ZURICH -- David Mulford, under secretary of the U.S. Treasury, said he sees signs of economic recovery in the United States and expects a reduction in the budget deficit once the recovery takes hold.

"We are now seeing important signs of a moderate U.S. recovery," Mr. Mulford told the Swiss-American Chamber of Commerce on Monday at its annual meeting.

As evidence, he cited the 2.5% annual rate of increase in real gross domestic product for the first quarter, improved consumer confidence, four consecutive monthly rises in industrial production, and subdued inflation.

"Short-term interest rates remain low, U.S. productivity grew nearly 3% in the first quarter of this year, and our personal savings rate has begun to rise," he added.

Dealing with Deficit

Mr. Mulford said the federal budget deficit, at some 6% of gross domestic product, was still a daunting problem but he expects it to be reduced "as recovery takes hold and expenditures related to our financial-sector problems diminish."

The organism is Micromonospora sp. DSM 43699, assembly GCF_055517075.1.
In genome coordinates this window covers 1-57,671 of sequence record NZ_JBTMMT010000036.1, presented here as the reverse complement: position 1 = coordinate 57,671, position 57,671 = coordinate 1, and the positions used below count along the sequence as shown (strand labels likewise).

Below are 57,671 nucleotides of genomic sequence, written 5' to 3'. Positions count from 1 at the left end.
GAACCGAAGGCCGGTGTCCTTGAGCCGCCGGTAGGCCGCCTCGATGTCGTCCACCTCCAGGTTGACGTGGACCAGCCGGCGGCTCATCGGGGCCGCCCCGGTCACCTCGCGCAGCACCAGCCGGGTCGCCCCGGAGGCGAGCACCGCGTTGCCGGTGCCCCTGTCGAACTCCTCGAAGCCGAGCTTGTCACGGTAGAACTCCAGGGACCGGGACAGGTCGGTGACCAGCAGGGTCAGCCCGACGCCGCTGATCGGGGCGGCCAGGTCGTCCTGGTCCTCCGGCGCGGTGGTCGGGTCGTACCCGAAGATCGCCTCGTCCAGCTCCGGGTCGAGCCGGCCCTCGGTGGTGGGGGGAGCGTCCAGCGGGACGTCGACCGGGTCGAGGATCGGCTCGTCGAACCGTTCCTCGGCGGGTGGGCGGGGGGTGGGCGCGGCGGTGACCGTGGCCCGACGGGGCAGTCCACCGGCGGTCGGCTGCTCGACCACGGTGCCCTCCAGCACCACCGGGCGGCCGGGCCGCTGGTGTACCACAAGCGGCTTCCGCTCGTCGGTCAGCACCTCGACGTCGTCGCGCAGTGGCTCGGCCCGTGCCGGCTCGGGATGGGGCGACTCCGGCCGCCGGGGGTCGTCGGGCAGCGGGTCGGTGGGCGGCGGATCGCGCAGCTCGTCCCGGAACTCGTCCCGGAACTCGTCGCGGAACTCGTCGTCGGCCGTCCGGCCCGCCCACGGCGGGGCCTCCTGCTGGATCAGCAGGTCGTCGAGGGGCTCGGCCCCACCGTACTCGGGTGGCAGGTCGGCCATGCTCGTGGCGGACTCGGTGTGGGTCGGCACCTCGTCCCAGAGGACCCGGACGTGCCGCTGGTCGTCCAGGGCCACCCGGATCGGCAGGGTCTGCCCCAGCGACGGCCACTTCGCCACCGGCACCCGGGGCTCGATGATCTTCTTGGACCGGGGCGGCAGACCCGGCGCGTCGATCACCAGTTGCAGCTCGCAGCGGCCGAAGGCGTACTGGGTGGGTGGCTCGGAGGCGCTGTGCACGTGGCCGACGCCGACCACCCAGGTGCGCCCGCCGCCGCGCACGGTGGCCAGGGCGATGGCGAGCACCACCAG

He warned that the U.S. could not single-handedly engineer world growth, particularly as its exports to major trading partners are slowing.

Mr. Mulford said the U.S. saw economic growth in both Europe and Japan as slack. He said there is scope for Tokyo to use its budget surplus to stimulate domestic demand.

"Reliance on export-led growth to make up for domestic slack is no longer politically or economically sustainable," he said.

East Europe's Prospects

Mr. Mulford said that if the United States, Europe, and Japan successfully established the basis for sustained economic growth, a successful integration of the new states of eastern Europe and the former Soviet Union would be possible.

Mr. Mulford said that Russia's negotiations with the International Monetary Fund over economic reform were urgent and that an agreement should be reached in weeks rather than months.

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